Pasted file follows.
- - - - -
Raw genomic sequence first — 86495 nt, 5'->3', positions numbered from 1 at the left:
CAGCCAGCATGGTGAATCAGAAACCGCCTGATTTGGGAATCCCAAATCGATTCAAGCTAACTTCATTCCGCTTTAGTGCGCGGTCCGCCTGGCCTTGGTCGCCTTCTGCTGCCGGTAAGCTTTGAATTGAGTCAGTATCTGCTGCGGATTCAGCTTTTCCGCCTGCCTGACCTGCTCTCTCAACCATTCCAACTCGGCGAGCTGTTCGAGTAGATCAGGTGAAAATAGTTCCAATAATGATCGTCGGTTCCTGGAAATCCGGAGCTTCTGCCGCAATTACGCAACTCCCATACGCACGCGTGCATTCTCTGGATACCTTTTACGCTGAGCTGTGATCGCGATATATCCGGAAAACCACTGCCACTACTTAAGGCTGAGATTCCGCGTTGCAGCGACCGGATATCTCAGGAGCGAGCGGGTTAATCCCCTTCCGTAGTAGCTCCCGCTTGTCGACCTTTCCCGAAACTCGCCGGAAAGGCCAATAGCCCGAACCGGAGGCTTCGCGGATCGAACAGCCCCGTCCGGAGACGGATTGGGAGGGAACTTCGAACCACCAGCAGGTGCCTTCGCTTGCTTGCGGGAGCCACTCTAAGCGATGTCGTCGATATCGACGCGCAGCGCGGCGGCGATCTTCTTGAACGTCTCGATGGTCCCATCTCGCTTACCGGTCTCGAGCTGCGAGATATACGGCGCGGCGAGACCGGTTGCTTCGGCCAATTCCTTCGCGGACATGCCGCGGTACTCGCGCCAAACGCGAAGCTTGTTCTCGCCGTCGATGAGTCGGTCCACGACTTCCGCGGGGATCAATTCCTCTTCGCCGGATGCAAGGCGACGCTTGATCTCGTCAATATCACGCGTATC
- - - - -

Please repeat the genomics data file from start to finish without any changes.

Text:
Raw genomic sequence first — 86495 nt, 5'->3', positions numbered from 1 at the left:
CAGCCAGCATGGTGAATCAGAAACCGCCTGATTTGGGAATCCCAAATCGATTCAAGCTAACTTCATTCCGCTTTAGTGCGCGGTCCGCCTGGCCTTGGTCGCCTTCTGCTGCCGGTAAGCTTTGAATTGAGTCAGTATCTGCTGCGGATTCAGCTTTTCCGCCTGCCTGACCTGCTCTCTCAACCATTCCAACTCGGCGAGCTGTTCGAGTAGATCAGGTGAAAATAGTTCCAATAATGATCGTCGGTTCCTGGAAATCCGGAGCTTCTGCCGCAATTACGCAACTCCCATACGCACGCGTGCATTCTCTGGATACCTTTTACGCTGAGCTGTGATCGCGATATATCCGGAAAACCACTGCCACTACTTAAGGCTGAGATTCCGCGTTGCAGCGACCGGATATCTCAGGAGCGAGCGGGTTAATCCCCTTCCGTAGTAGCTCCCGCTTGTCGACCTTTCCCGAAACTCGCCGGAAAGGCCAATAGCCCGAACCGGAGGCTTCGCGGATCGAACAGCCCCGTCCGGAGACGGATTGGGAGGGAACTTCGAACCACCAGCAGGTGCCTTCGCTTGCTTGCGGGAGCCACTCTAAGCGATGTCGTCGATATCGACGCGCAGCGCGGCGGCGATCTTCTTGAACGTCTCGATGGTCCCATCTCGCTTACCGGTCTCGAGCTGCGAGATATACGGCGCGGCGAGACCGGTTGCTTCGGCCAATTCCTTCGCGGACATGCCGCGGTACTCGCGCCAAACGCGAAGCTTGTTCTCGCCGTCGATGAGTCGGTCCACGACTTCCGCGGGGATCAATTCCTCTTCGCCGGATGCAAGGCGACGCTTGATCTCGTCAATATCACGCGTATC